June 10, 2015

Do Calorie Labeling Laws Change How Much We Eat?

By Editor

New legislation is requiring that chain restaurants, as well as some retail food establishments and vending machines, provide accurate labels for menu items. Labeling, which has been implemented to help consumers make healthier choices and avoid excess calories, sounds great, but will it work?

In an effort to reduce rates of obesity and related health issues, several U.S. cities and states have introduced calorie-labeling laws. We can also expect to see these changes on a national scale, as nutrition labeling guidelines under the 2010 Patient Protection and Affordable Care Act are implemented. The big question is whether or not knowing in advance how many calories foods deliver will tame our consumption.

To begin to understand how calorie labeling might affect our national waistline, researchers evaluated fast food consumption in two cities—Philadelphia, which had implemented a calorie labeling policy, and Baltimore, both before and after a labeling policy had been put in place. To measure calorie consumption in these cities and whether or not consumers accurately estimated their consumption, the researchers surveyed fast food customers and collected receipts.

It appears that calorie labeling might not successfully curb our appetites or help us make healthier choices. The researchers found that with or without labeling, diners tended to underestimate the calories in the food they purchased. They misjudged calorie content by an average of around 200 to 400 calories—enough to make a difference in weight gain or maintenance.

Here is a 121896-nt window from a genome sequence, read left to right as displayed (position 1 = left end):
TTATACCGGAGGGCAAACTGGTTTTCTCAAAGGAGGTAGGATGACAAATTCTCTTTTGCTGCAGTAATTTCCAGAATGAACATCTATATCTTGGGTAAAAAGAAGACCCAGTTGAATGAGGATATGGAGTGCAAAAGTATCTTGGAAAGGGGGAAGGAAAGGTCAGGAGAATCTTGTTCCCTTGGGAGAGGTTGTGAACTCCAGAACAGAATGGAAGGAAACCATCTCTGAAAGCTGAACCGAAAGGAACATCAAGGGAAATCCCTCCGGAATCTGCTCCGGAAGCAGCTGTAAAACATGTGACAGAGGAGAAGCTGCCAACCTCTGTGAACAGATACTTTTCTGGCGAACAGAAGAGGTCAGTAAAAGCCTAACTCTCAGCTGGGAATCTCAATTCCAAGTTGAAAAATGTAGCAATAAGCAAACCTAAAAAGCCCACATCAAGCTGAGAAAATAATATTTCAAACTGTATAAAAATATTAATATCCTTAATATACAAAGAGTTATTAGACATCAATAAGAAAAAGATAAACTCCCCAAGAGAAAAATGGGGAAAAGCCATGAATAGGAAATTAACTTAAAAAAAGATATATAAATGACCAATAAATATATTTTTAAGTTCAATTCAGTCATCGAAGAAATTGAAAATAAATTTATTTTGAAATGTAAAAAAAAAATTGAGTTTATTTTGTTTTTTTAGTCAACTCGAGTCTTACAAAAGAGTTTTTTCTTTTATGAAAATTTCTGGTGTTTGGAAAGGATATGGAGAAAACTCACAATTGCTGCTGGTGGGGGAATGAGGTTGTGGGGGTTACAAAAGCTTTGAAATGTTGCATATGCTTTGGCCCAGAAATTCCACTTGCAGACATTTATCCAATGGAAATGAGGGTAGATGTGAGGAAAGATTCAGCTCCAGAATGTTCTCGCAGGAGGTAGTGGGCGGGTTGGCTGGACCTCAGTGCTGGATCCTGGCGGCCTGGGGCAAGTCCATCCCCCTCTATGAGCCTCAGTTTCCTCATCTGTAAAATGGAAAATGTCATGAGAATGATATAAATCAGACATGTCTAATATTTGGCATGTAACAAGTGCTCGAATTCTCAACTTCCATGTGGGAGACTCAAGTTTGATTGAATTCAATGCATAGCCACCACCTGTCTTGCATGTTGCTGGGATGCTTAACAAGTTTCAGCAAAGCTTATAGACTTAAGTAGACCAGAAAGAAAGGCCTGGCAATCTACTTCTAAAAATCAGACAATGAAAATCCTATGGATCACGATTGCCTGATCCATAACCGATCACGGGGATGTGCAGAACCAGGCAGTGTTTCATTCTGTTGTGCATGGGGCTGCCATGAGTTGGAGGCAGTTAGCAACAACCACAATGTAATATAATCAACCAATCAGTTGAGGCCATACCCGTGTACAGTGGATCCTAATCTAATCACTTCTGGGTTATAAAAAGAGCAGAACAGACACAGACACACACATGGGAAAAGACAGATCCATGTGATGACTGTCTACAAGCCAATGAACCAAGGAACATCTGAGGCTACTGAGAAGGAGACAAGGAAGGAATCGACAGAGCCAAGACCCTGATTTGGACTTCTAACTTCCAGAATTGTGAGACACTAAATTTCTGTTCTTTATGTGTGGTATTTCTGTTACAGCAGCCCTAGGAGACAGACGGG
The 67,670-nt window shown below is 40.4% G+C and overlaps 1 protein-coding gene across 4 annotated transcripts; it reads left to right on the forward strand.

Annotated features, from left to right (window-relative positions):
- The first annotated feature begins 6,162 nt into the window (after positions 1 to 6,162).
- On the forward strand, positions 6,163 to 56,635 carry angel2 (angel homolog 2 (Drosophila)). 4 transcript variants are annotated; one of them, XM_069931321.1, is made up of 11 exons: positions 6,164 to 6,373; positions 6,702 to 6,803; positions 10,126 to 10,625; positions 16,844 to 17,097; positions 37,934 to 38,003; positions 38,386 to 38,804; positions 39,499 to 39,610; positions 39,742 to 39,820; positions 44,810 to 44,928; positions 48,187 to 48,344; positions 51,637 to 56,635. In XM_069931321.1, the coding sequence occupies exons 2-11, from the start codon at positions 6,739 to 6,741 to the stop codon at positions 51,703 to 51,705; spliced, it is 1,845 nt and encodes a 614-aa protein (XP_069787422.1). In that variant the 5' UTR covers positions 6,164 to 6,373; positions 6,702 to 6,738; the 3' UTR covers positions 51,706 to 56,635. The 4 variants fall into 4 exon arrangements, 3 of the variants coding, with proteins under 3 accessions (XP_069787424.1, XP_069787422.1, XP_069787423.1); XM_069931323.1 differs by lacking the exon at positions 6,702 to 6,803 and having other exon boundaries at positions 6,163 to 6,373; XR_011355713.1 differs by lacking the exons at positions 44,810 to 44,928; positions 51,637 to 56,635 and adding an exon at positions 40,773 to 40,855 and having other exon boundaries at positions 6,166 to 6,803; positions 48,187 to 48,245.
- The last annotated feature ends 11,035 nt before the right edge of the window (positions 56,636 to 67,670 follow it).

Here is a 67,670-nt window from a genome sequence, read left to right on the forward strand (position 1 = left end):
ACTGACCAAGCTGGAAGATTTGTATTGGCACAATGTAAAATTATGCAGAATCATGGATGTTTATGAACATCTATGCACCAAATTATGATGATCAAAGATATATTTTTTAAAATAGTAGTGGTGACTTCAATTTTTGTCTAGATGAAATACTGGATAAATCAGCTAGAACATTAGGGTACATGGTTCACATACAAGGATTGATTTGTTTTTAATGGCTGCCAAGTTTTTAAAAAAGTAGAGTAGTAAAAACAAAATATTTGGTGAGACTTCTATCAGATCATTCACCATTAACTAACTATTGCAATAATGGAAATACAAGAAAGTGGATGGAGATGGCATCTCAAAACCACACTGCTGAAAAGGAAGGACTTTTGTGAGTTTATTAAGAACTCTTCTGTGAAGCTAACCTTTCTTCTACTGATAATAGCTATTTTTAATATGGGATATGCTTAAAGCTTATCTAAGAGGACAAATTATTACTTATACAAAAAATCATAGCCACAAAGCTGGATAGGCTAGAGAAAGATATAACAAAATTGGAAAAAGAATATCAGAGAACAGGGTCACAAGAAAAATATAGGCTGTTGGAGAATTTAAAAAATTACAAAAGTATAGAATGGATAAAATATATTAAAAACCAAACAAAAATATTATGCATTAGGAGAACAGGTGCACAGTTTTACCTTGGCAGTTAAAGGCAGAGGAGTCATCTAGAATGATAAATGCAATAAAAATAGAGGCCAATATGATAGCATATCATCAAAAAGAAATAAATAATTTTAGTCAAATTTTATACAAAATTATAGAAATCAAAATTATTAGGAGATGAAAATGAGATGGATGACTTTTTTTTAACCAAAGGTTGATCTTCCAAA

If calorie labeling helped anyone make healthier choices, it was college-educated consumers. Individuals with a BA or higher education still tended to underestimate calories in the food the purchased, but did so to a lesser degree than people without college education. Diners who ordered smaller meals also tended to better estimate their calories, whereas women and people who ordered large meals were the least accurate.

Based on this study, calorie labeling might not be the much-needed solution to our nation’s obesity epidemic. But because certain groups do appear to be paying attention to this information, there’s hope for positive change. In the meantime, those of us who are eager to make healthy dietary choices can make good use of the new labeling.

 

Reference: Taksler GB, Brian E. Calorie Labeling and Consumer Estimation of Calories Purchased. International Journal of Behavioral Nutrition and Physical Activity. doi:10.1186/s12966-014-0091-2.

Tags: Nutritional Know-How

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